* You can also also just cook the tangyuan simply in water without the brown sugar and ginger. This means that it will be tangyuan in plain soup - which is the traditional way in China, and is healthier than the Singaporean Chinese's sweet ginger soup :-)

Additional Information:

Our kids LOVE tangyuan. Chinese new year is over a month ago and I am still making them! I just have to record down the recipe so that I don't forget and it will be handy for me during Chinese new year next year.

Tangyuan is eaten on the last day (or 15th day) of Chinese New Year (CNY) known as Yuanxiao. It is the first full moon after the start of the CNY. This day is commemorated with tangyuan symbolizing that the year would be sweet, round and complete, just like the full moon. Tangyuan is also eaten during the Lantern Festival.

However, traditionally-made tangyuan, despite the use of sesame filling, still net off isn't the healthiest choice because of the high content of white glutinous rice, lots of sugar and artificial coloring! Tangyuan can be made without the filling, just plain glutinous flour balls. I remembered that tanggyuan wasn't my favorite's CNY food as a young child. I found it a rather empty calorie food, when my granny or my mum used to make them during the Mid-Autumn Festival.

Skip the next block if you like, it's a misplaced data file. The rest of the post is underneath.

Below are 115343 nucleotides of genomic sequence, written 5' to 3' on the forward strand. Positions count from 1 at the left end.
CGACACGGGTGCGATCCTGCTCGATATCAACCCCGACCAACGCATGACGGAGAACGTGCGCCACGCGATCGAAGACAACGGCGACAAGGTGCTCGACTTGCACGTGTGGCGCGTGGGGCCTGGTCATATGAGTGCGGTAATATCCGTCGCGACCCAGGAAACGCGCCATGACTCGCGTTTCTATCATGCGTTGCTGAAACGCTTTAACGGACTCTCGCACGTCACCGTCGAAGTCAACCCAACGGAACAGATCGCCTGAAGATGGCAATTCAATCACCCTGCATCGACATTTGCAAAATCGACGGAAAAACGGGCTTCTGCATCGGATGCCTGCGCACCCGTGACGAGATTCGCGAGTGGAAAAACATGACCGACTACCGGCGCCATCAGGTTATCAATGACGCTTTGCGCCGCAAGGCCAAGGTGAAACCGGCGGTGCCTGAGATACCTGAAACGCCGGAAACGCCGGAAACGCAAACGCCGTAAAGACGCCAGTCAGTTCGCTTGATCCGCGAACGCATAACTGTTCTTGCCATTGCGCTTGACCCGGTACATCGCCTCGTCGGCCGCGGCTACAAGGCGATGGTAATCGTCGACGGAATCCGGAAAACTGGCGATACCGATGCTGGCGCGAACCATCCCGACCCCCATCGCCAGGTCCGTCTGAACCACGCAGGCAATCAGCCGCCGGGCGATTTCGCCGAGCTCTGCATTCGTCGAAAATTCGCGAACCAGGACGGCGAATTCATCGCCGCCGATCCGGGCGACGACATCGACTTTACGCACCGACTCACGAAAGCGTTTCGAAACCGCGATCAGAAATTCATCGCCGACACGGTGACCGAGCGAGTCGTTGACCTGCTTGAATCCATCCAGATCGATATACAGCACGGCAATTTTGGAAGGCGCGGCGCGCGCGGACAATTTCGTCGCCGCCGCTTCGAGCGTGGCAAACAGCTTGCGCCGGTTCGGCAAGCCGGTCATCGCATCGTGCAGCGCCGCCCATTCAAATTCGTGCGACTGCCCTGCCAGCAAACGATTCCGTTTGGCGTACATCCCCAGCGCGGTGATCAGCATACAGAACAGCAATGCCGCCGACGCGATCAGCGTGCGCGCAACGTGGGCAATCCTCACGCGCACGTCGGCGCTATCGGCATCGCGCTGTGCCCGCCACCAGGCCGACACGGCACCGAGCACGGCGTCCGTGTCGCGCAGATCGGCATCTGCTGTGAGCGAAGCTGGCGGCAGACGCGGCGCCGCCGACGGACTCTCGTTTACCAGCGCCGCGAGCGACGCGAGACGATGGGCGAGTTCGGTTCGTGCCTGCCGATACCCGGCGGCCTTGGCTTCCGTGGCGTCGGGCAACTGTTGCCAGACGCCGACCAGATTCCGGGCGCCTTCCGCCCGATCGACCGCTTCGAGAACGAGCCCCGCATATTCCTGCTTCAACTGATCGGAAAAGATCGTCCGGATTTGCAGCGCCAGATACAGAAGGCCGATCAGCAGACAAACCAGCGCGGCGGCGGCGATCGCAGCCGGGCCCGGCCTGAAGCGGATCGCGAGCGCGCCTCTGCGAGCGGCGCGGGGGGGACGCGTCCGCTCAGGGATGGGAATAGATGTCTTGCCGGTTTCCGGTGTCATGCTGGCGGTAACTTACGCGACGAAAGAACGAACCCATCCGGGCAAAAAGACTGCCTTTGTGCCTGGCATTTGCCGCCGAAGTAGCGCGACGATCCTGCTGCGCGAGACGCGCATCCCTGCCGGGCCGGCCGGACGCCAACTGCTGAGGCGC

Now as a mother, I face the dilemma of whether or not to pass down this tradition to our children. If I am to pass this tradition down, tangyuan has to be more nutritious. I have decided to make a modern more healthier and more nutritious version of tangyuan.

As rice doesn't contain gluten, the dough is not elastic enough to handle. However, this problem is solved by adding two cooked dough pieces into the dough. It gives a marvelous "gluten-like" texture to the dough that makes it a lot easier to work with. The dough doesn't break easily now. I have learned this technique from a very sweet and kind Chinese lady.

Using 1 cup glutinous rice flour and 1/4 cup brown rice flour, we couldn't taste the brown rice flour at all and it tasted equally good. But we wanted to make it even healthier, and thus we use 3/4 cup of glutinous rice flour and 1/4 cup of brown rice flour. Anymore brown rice beyond this ration will make the dough heavy and not so tasty.

Brown rice is a rich source of phenols and flavonoids, two types of antioxidants that help reduce damage to cells and reduce the risk of premature aging. Brown rice also provides you with many vitamins and minerals: calcium, iron, magnesium, phosphorus, selenium, vitamin B1 (thiamine) and vitamin B6 (pyridoxine).

It's a time consuming task. It took me 2.5 hours to make 50 tang yuan, including making the filling, excluding roasting the sesame seeds.

Often I use 3/4 cup of glutinous rice flour with 1/4 brown rice flour. This increases the wholewheat (and thus fiber) content of the tangyuan to 25% instead of 20% and it still tastes very good. With this portion, you should add 1/4 cup water plus 3 tablespoon water to make it into a dough.